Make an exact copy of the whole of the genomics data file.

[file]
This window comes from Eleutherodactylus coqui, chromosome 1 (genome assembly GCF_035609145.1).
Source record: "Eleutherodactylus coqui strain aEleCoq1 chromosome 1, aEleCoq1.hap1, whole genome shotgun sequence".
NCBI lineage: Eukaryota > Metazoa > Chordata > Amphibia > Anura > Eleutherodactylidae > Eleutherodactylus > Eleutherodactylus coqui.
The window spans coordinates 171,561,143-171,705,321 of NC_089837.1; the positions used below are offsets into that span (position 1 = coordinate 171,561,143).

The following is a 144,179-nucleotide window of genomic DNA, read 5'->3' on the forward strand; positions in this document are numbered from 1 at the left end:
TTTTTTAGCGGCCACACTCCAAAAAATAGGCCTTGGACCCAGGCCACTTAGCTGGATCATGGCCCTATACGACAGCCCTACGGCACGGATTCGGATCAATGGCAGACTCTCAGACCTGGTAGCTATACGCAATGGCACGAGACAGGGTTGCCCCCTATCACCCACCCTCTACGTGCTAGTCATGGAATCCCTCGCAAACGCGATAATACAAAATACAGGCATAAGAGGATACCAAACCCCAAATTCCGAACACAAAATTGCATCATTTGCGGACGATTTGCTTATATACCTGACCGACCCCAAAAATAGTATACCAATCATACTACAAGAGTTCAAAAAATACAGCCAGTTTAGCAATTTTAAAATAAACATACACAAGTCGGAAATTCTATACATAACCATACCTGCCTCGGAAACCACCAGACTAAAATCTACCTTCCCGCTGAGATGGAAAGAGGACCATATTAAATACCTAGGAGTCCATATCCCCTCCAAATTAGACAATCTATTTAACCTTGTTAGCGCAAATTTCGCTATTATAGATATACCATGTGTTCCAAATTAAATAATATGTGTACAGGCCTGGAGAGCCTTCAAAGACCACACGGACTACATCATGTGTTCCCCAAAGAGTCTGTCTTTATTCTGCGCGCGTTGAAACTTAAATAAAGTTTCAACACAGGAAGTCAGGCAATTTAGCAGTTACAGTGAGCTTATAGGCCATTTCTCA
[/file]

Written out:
This window comes from Eleutherodactylus coqui, chromosome 1 (genome assembly GCF_035609145.1).
Source record: "Eleutherodactylus coqui strain aEleCoq1 chromosome 1, aEleCoq1.hap1, whole genome shotgun sequence".
NCBI lineage: Eukaryota > Metazoa > Chordata > Amphibia > Anura > Eleutherodactylidae > Eleutherodactylus > Eleutherodactylus coqui.
The window spans coordinates 171,561,143-171,705,321 of NC_089837.1; the positions used below are offsets into that span (position 1 = coordinate 171,561,143).

The following is a 144,179-nucleotide window of genomic DNA, read 5'->3' on the forward strand; positions in this document are numbered from 1 at the left end:
TTTTTTAGCGGCCACACTCCAAAAAATAGGCCTTGGACCCAGGCCACTTAGCTGGATCATGGCCCTATACGACAGCCCTACGGCACGGATTCGGATCAATGGCAGACTCTCAGACCTGGTAGCTATACGCAATGGCACGAGACAGGGTTGCCCCCTATCACCCACCCTCTACGTGCTAGTCATGGAATCCCTCGCAAACGCGATAATACAAAATACAGGCATAAGAGGATACCAAACCCCAAATTCCGAACACAAAATTGCATCATTTGCGGACGATTTGCTTATATACCTGACCGACCCCAAAAATAGTATACCAATCATACTACAAGAGTTCAAAAAATACAGCCAGTTTAGCAATTTTAAAATAAACATACACAAGTCGGAAATTCTATACATAACCATACCTGCCTCGGAAACCACCAGACTAAAATCTACCTTCCCGCTGAGATGGAAAGAGGACCATATTAAATACCTAGGAGTCCATATCCCCTCCAAATTAGACAATCTATTTAACCTTGTTAGCGCAAATTTCGCTATTATAGATATACCATGTGTTCCAAATTAAATAATATGTGTACAGGCCTGGAGAGCCTTCAAAGACCACACGGACTACATCATGTGTTCCCCAAAGAGTCTGTCTTTATTCTGCGCGCGTTGAAACTTAAATAAAGTTTCAACACAGGAAGTCAGGCAATTTAGCAGTTACAGTGAGCTTATAGGCCATTTCTCA